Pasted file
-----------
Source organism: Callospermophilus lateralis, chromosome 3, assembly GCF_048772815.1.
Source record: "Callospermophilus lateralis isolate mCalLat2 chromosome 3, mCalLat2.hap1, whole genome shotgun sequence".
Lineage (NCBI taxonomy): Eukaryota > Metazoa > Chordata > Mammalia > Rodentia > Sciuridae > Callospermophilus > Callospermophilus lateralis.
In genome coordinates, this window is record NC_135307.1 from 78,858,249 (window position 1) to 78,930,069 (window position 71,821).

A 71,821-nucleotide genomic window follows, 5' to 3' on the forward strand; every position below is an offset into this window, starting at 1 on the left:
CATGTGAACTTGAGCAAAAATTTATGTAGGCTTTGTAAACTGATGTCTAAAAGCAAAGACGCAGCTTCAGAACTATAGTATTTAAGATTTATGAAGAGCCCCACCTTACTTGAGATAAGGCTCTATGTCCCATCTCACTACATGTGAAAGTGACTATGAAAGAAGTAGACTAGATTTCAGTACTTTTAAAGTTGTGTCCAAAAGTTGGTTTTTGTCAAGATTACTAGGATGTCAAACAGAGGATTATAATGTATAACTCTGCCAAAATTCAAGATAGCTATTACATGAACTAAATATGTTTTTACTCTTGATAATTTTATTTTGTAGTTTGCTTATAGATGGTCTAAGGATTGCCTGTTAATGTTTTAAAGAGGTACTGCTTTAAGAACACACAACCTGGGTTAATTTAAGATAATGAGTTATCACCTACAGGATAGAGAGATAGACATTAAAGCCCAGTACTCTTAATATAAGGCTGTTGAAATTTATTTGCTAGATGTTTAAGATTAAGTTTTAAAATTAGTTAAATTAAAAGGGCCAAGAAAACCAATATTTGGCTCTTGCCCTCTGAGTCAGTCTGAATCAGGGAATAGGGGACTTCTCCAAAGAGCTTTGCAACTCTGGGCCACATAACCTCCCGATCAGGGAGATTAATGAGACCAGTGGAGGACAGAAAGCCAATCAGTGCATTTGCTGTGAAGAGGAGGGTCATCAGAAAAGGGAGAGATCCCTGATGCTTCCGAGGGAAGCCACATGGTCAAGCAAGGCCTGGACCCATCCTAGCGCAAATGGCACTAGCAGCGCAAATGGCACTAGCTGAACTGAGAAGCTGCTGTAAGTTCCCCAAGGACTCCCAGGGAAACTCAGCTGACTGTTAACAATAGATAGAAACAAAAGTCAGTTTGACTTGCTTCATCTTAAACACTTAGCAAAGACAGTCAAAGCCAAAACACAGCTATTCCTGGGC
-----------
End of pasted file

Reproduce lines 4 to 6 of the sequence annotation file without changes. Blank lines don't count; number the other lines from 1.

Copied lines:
In genome coordinates, this window is record NC_135307.1 from 78,858,249 (window position 1) to 78,930,069 (window position 71,821).

A 71,821-nucleotide genomic window follows, 5' to 3' on the forward strand; every position below is an offset into this window, starting at 1 on the left:
CATGTGAACTTGAGCAAAAATTTATGTAGGCTTTGTAAACTGATGTCTAAAAGCAAAGACGCAGCTTCAGAACTATAGTATTTAAGATTTATGAAGAGCCCCACCTTACTTGAGATAAGGCTCTATGTCCCATCTCACTACATGTGAAAGTGACTATGAAAGAAGTAGACTAGATTTCAGTACTTTTAAAGTTGTGTCCAAAAGTTGGTTTTTGTCAAGATTACTAGGATGTCAAACAGAGGATTATAATGTATAACTCTGCCAAAATTCAAGATAGCTATTACATGAACTAAATATGTTTTTACTCTTGATAATTTTATTTTGTAGTTTGCTTATAGATGGTCTAAGGATTGCCTGTTAATGTTTTAAAGAGGTACTGCTTTAAGAACACACAACCTGGGTTAATTTAAGATAATGAGTTATCACCTACAGGATAGAGAGATAGACATTAAAGCCCAGTACTCTTAATATAAGGCTGTTGAAATTTATTTGCTAGATGTTTAAGATTAAGTTTTAAAATTAGTTAAATTAAAAGGGCCAAGAAAACCAATATTTGGCTCTTGCCCTCTGAGTCAGTCTGAATCAGGGAATAGGGGACTTCTCCAAAGAGCTTTGCAACTCTGGGCCACATAACCTCCCGATCAGGGAGATTAATGAGACCAGTGGAGGACAGAAAGCCAATCAGTGCATTTGCTGTGAAGAGGAGGGTCATCAGAAAAGGGAGAGATCCCTGATGCTTCCGAGGGAAGCCACATGGTCAAGCAAGGCCTGGACCCATCCTAGCGCAAATGGCACTAGCAGCGCAAATGGCACTAGCTGAACTGAGAAGCTGCTGTAAGTTCCCCAAGGACTCCCAGGGAAACTCAGCTGACTGTTAACAATAGATAGAAACAAAAGTCAGTTTGACTTGCTTCATCTTAAACACTTAGCAAAGACAGTCAAAGCCAAAACACAGCTATTCCTGGGC